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Itinerary: A Long Weekend in Mendocino

Like a lot of small towns along the coast of Highway 1, Mendocino is a village unto itself. Quaint bed & breakfasts, mom-and-pop shops, organic coffee houses—you have a beautifully quirky place sought by visitors and guarded by locals. In a nutshell, it's the perfect long weekend escape from the hustle and bustle of city life.

10 Driveable Locations to Visit This Year, Part I

2008 was the year of the staycation, and 2009 doesn't appear to be changing anytime soon. This is excellent news for California residents who have everything one could want--sand and snow, mountains and deserts, plains and valleys--all within the state's confines, plus some stellar ongoing deals on local getaways. In this two-part list, we'll tempt you with 10 can't-miss spots to visit in the coming 12 months--make it your New Year's resolution to hit them all.

10. Mammoth Lakes

All Aboard!

It's been one strange year for the travel industry. First, gas prices rose to an all-time high, topping out above $5 a gallon here in California. Then, they were the lowest they have been in years, but thanks in part to a recession (and perhaps a heightened awareness of the environment), people have been driving less, thus keeping the supply-and-demand factor in favor of the consumer. Air travel became increasingly more difficult, what with the ridiculous addition of fees--baggage fees, paying-for-exit-row-seat fees, purchasing-tickets-via-phone fees, sky-high fuel surcharge fees, anything the airlines could come up with really. And long-distance buses...well, who takes those anyhow? They're crowded, slow and unreliable.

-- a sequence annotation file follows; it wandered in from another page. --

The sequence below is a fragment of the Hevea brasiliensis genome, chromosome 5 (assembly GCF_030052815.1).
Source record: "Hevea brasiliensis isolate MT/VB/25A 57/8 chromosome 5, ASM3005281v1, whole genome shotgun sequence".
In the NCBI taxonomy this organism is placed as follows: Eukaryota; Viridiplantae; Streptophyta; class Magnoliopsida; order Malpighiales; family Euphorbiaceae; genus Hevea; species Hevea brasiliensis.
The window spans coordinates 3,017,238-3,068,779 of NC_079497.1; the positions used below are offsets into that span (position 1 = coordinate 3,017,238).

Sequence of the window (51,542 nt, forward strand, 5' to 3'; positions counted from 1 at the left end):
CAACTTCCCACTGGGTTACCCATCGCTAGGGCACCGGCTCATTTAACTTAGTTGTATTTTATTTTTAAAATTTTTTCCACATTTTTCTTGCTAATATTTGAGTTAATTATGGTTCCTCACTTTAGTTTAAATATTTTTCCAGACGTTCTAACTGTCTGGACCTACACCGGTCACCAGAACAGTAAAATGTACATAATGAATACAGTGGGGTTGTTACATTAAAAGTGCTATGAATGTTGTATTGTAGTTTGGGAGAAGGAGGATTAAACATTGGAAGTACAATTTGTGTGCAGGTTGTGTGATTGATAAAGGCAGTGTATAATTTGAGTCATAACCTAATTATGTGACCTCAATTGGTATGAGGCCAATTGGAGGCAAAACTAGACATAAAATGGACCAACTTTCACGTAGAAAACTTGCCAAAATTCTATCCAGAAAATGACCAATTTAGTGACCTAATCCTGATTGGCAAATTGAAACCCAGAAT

The Big River: Part Lewis and Clark, Part Lazing



The Big Easy:
Part Lewis and Clark, part laid-back lazing, the Big River invites the exploration of a wide tree-lined estuary with resident river otters, sea lions, and kingfishers. The water vehicle of choice is a handcrafted, wooden outrigger canoe that’s as smooth and steady as it is swift and fun. Because the river is tidal, you want to paddle upstream with the incoming tide and downstream with the outgoing tide.
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